[vc_row][vc_column][vc_column_text]FBI Director James Comey addressed attendees at the International Association of Chiefs of Police Conference (IACP) in San Diego yesterday and spent almost 20 minutes discussing the narrative of biased policing and whether there were any facts to support that.
He opened up his remarks by stating that it is a “uniquely difficult time in law enforcement.”
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“This is the hardest time in your law enforcement career,” Director Comey said, “Your people are caught in dangerous rip tides.” He noted that law enforcement is under greater scrutiny from the public, leadership, media, colleagues and others in recent years, particularly in the wake of police shootings of young African-American men. The solution to this problem, Director Comey cited, is strong leadership.
“Leaders know their people,” he said. “Your folks signed up to serve all people all the time.” Communicating that a call to service is what drives good law enforcement was a recurring theme of his remarks. He also noted that leadership needs to reinforce the notion that good policing is a mix of “kindness and toughness,” but it is also transparent and lawful.
The director also added that, “Leaders know their neighborhoods,” and that despite the perceptions, the African-American community “wants good policing.”
“Our challenges today are multiplied by a narrative that is forming about american policing. It is a narrative that has formed in the absence of good information. In the absence of actual data and it is this. Biased police are killing black men at epidemic rates. That is the narrative….”
Talking about the protesters against law enforcement, Comey said that “however good their hearts…Americans have no idea…” whether there is bias.
Comey cited a Harvard study that showed that lethal force was more likely to be used against white people.
Director Comey cited that there were 12.7 million arrests in the U.S. last year, but added that of those encounters, what does police use of force look like?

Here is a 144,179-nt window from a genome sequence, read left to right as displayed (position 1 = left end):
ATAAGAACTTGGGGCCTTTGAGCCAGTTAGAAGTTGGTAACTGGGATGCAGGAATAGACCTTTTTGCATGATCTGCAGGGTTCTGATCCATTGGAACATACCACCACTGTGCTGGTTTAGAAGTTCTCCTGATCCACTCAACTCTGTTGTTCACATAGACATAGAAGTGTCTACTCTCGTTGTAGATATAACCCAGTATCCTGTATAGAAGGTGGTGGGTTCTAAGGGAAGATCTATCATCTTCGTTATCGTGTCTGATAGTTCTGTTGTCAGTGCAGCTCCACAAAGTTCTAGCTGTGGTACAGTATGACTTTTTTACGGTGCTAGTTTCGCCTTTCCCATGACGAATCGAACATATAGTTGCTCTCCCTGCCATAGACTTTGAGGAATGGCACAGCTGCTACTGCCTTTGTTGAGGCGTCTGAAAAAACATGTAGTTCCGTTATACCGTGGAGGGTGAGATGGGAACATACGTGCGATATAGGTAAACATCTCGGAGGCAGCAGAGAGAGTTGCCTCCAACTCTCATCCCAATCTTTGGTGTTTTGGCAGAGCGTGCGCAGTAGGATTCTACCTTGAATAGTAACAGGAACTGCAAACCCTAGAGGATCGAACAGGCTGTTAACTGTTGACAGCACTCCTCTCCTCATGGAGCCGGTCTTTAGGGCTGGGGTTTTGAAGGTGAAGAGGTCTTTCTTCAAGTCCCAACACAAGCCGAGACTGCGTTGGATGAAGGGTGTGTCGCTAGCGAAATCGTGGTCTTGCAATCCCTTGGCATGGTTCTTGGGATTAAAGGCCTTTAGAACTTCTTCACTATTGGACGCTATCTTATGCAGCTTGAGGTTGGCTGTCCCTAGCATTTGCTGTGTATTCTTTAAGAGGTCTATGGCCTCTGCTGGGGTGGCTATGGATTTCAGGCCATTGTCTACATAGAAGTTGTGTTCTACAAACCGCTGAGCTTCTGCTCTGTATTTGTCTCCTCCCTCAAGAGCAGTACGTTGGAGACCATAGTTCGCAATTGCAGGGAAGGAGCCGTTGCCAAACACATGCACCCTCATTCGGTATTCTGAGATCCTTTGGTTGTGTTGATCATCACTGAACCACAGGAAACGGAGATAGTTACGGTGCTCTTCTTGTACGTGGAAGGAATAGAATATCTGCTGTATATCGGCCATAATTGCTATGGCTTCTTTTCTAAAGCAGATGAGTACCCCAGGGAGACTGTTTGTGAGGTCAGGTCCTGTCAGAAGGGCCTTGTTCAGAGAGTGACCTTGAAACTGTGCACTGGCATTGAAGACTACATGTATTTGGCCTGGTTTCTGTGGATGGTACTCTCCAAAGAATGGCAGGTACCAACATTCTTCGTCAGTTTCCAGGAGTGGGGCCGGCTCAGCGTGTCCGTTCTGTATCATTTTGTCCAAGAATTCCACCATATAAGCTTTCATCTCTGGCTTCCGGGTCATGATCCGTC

“We don’t know,” he admitted. “We only have anecdotal evidence.” This lack of data about public interactions has a cost, he added, and “it changes everything.”
It’s here, Director Comey explained, where the need for a national database on use-of-force comes in. But as he admitted, data can’t solve for everything, and empathy is a powerful force for police officers as well.
“Our officers are human beings with families,” the director said, addressing the issue of officer safety. “They desperately don’t want to leave their families behind.” This notion is compounded by the fact, he noted that officers don’t do their job, or interact with the public, seeking fame or notoriety. The very selflessness of the job is what attracts good people to law enforcement, Director Comey added. But that call to service is also being called into question.
“Who would do the job?” Comey asked, warning that, “those questions should haunt us if great young talent chooses some other way to serve… we need great people of talent to stand on the line.” He added that law enforcement leadership needs to change this narrative and seeks support from the public, the media and elected officials. “If quality people stop signing up, it’s because we failed to teach people the art of law enforcement.”
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